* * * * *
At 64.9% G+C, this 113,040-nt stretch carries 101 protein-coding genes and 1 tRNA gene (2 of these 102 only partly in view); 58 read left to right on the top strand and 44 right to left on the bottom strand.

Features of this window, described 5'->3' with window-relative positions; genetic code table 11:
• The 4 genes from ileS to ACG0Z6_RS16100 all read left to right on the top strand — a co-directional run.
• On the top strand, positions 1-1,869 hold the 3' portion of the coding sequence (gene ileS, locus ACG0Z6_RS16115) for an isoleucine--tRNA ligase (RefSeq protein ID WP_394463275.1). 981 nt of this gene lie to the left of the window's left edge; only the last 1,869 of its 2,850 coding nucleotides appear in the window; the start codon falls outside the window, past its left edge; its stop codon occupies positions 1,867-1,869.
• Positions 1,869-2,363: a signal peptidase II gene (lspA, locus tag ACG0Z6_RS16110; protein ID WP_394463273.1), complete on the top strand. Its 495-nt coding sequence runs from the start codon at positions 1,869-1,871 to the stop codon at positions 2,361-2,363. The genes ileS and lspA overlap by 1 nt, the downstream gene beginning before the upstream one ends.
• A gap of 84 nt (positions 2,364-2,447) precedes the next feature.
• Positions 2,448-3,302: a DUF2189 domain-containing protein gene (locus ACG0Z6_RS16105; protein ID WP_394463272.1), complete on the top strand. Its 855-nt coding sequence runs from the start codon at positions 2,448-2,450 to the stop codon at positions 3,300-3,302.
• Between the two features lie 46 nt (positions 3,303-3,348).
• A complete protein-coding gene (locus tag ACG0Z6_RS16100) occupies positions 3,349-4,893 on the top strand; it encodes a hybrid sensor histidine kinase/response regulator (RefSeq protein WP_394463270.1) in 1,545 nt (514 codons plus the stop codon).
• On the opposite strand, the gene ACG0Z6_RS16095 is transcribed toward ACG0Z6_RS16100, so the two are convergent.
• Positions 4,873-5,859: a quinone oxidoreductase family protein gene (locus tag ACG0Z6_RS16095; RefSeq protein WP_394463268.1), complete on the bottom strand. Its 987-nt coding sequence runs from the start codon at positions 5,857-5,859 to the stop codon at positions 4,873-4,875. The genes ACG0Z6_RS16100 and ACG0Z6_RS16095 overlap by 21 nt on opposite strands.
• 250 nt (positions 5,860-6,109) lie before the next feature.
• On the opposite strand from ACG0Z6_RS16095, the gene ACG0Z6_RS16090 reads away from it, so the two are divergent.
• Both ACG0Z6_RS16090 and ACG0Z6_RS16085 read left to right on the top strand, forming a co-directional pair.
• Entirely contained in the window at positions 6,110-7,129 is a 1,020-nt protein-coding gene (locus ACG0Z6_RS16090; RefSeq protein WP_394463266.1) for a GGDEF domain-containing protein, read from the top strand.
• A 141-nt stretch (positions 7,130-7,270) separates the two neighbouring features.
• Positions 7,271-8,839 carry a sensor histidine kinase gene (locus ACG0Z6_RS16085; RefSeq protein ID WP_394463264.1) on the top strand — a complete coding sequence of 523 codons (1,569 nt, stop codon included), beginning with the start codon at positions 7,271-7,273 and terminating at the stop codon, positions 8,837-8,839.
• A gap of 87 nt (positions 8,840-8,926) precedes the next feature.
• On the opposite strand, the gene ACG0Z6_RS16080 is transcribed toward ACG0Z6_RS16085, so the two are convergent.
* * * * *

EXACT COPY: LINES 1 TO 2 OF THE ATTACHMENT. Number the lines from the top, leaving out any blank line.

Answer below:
At 64.9% G+C, this 113,040-nt stretch carries 101 protein-coding genes and 1 tRNA gene (2 of these 102 only partly in view); 58 read left to right on the top strand and 44 right to left on the bottom strand.

Features of this window, described 5'->3' with window-relative positions; genetic code table 11: